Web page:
Court Appointee Pursues Madoff Investors

A court-appointed trustee charged with recovering money for the victims of Bernard Madoff is preparing a series of lawsuits to win back money from investors who gained financially from their association with Madoff. Irving Picard told The Wall Street Journal he may sue a total of about 1,000 individual investors who withdrew more money from Madoff%u2019s firm that they invested.

Legal Briefing: BoNY Unit Charged With Knowing Silence on Madoff

New York's Attorney General has sued Bank of New York Mellon's Ivy Asset Management unit for keeping its clients' money with Ponzi-scheme operator Bernie Madoff -- even though it knew it was a scam. The investment adviser was earning big fees from Madoff.

Fraud Files: Can the SEC Beat Goldman? Remember Madoff

The depths of SEC incompetence are masterfully exposed in "No One Would Listen: A True Financial Thriller," the new book by Bernie Madoff whistleblower Harry Markopolos. How inept was the agency? Read on, and learn why Goldman Sachs shouldn't be too worried about its future.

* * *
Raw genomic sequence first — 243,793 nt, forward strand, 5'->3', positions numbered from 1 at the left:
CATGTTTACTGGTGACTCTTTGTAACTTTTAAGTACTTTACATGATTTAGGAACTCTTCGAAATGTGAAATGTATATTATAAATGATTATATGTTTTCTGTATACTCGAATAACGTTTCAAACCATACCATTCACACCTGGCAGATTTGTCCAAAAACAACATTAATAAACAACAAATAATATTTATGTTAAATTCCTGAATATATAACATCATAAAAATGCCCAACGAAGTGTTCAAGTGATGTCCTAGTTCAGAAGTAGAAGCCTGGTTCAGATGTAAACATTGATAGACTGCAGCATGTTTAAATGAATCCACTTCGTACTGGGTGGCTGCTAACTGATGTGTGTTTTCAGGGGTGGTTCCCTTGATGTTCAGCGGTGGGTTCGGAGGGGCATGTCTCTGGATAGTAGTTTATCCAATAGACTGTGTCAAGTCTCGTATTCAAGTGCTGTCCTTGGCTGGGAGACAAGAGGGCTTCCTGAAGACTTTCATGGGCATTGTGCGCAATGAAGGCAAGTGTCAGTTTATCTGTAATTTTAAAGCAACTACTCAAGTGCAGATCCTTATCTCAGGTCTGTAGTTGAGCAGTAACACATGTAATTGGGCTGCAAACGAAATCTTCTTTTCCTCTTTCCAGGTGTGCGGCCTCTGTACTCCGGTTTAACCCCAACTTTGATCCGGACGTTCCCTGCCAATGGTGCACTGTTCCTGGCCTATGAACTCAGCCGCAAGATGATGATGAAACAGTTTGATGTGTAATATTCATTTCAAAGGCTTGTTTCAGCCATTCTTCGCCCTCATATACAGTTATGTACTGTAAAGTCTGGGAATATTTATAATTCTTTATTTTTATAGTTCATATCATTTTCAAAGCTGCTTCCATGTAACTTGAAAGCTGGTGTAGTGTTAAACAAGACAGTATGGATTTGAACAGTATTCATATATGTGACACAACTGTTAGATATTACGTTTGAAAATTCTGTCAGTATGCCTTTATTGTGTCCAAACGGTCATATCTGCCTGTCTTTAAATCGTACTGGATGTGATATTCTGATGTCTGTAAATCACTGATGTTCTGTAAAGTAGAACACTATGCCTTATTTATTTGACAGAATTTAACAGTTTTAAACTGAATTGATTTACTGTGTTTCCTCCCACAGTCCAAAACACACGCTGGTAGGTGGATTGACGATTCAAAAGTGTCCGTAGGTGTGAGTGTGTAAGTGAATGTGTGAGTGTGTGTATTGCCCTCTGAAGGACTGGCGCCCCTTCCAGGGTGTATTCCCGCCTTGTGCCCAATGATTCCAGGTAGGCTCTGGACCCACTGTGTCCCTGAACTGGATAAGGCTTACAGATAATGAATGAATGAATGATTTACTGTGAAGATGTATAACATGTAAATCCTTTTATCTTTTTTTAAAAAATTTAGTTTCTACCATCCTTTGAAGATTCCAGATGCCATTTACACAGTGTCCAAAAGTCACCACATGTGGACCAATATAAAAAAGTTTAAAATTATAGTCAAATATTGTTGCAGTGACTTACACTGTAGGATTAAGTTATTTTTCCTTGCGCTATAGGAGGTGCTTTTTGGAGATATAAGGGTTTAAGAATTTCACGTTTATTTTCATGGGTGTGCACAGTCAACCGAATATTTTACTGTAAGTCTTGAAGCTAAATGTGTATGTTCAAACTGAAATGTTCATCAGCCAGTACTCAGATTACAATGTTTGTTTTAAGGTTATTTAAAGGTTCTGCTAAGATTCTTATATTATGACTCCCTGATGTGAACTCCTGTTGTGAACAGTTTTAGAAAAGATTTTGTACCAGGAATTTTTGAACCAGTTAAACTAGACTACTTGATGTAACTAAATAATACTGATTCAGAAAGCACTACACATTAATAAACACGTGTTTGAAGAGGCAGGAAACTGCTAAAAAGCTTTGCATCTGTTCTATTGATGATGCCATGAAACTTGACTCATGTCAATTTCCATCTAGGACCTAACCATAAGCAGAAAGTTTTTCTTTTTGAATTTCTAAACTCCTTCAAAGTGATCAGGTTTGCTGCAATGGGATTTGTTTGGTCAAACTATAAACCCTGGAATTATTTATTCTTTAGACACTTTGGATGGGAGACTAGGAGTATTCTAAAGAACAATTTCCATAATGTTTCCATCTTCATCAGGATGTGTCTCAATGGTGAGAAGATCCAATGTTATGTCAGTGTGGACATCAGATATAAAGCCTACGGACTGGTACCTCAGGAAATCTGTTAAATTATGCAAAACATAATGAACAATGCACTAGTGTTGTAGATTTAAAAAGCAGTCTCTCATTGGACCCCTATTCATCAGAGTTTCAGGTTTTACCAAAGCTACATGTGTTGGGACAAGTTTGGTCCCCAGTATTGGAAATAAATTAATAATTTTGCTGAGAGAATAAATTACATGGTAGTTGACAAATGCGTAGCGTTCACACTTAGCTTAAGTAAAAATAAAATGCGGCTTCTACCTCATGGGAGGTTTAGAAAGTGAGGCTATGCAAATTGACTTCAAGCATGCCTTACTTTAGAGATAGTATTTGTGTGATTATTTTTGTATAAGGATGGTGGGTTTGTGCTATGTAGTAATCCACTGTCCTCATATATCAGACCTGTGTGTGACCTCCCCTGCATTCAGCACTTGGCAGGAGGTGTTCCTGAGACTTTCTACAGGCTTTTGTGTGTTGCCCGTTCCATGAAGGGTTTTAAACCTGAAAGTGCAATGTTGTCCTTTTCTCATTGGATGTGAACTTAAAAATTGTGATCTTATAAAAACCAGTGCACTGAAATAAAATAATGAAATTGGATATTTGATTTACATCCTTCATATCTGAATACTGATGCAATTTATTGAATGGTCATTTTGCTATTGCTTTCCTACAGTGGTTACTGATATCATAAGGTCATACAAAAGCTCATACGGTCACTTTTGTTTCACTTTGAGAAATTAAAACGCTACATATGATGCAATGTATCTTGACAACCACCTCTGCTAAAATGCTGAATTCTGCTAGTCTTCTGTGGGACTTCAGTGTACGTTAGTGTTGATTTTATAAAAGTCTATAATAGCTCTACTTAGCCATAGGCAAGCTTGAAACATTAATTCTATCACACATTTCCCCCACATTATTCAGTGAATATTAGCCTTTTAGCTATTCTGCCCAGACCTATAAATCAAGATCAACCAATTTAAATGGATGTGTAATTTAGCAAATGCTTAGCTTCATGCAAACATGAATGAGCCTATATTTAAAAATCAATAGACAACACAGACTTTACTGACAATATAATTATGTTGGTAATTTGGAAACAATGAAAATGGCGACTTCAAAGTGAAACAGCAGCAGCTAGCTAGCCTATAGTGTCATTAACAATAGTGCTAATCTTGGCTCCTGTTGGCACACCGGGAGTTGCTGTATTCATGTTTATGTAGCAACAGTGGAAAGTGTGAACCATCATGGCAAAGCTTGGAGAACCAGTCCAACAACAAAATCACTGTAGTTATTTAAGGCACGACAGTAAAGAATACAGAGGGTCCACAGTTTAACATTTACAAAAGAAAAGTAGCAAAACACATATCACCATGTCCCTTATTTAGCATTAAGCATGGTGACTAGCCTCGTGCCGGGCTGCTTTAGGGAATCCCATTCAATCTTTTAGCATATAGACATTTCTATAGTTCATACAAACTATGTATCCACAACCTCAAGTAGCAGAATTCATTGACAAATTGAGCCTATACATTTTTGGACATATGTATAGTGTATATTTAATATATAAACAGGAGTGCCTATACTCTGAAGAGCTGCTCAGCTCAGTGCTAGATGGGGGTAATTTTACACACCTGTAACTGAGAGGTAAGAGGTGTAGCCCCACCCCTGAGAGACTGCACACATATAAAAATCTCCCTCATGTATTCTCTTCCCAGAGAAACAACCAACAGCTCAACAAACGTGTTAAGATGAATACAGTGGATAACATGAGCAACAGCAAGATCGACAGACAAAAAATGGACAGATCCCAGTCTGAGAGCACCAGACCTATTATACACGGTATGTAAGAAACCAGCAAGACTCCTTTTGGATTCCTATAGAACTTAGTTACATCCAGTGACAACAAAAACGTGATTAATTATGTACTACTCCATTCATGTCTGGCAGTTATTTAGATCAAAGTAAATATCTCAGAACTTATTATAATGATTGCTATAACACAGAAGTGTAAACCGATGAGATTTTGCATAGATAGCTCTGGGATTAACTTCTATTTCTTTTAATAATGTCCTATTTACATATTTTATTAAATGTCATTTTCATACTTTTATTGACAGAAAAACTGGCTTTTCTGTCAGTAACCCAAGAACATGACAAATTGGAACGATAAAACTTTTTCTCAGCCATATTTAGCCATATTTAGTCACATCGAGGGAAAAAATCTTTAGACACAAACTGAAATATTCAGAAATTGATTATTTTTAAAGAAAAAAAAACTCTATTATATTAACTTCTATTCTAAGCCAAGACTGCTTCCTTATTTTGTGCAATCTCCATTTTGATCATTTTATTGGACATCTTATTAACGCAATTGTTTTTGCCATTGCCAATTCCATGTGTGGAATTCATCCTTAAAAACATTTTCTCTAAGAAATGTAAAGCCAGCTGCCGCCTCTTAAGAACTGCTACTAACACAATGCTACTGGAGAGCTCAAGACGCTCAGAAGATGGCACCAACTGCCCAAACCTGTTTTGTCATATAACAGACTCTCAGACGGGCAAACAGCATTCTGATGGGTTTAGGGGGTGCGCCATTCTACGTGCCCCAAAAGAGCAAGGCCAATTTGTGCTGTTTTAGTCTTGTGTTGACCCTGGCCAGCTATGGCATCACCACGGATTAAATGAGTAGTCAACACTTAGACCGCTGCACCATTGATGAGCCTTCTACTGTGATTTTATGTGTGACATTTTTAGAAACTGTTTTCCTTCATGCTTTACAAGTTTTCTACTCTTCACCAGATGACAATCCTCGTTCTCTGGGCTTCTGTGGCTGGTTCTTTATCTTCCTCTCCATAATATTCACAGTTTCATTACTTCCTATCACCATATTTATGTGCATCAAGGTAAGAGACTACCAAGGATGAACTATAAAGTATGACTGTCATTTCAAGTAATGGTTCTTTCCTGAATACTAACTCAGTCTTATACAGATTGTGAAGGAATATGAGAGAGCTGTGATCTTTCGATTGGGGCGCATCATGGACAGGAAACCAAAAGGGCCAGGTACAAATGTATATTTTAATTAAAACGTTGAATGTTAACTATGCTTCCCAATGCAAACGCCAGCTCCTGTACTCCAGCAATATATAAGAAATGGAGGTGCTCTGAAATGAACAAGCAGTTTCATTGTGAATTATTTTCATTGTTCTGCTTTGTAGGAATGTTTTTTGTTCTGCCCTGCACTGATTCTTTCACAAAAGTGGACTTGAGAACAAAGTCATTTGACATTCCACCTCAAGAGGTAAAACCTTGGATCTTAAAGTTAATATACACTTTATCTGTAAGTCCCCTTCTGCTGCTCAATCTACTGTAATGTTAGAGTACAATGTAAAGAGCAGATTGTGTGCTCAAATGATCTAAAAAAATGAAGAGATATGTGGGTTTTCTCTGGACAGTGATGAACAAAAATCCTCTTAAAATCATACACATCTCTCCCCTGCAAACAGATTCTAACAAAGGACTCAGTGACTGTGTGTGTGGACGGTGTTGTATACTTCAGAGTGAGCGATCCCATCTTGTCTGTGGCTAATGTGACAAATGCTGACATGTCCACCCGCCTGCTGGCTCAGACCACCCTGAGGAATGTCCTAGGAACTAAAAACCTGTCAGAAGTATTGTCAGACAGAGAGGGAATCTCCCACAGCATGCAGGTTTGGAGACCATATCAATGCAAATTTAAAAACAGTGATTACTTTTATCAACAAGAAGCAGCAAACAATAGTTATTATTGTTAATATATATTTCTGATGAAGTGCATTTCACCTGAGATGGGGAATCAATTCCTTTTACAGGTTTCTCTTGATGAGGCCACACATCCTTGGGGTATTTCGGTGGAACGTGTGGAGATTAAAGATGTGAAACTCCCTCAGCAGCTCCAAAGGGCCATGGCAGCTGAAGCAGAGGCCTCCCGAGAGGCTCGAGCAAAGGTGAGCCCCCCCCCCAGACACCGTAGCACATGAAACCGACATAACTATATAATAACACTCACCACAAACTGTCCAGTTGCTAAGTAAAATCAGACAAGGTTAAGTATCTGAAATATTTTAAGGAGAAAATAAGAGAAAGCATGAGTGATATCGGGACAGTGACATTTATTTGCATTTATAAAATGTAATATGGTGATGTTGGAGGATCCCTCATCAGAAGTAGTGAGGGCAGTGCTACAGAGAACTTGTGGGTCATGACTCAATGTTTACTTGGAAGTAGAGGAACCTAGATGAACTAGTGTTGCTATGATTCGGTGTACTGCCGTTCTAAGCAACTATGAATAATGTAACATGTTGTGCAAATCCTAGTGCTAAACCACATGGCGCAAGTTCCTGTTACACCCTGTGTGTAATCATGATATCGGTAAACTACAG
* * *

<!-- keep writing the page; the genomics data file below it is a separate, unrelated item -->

With Madoff, There Were Plenty of Red Flags

As Whistleblower Harry Markopolos's new book reveals, there were many red flags when it came to Bernie Madoff's investment firm. Among them were its unbelievably consistent and high returns and the fact that investors couldn't tell anybody about their investment. Why didn't anyone but Markopolos see them?

Gossip: Madoff Beaten, or Just Exhausted?

Bernie Madoff may or may not have been beaten by another inmate, and two of his former employees may be joining him in prison. As the Wall Street Journal continues to breathlessly report on the Ponzi King, the real news may be that the stolid newspaper is becoming a gossip rag to the Street.

Madoff No More: Daughter-in-Law Seeks Name Change

Stephanie Madoff doesn't want her children to have to live with the embarrassment and risk of carrying her father-in-law's tarnished surname: She has filed papers in Manhattan Supreme Court to change her last name, and that of her two children, to Morgan.

Koss Corp: Anatomy of an Alleged Fraud

How does the alleged $31 million fraud at Koss Corp., a company with sales of no more than $45 million, go undetected for years? Blame management. It gave the employee charged with misappropriating funds far too much autonomy. And it never told auditors to do more than just the required audit.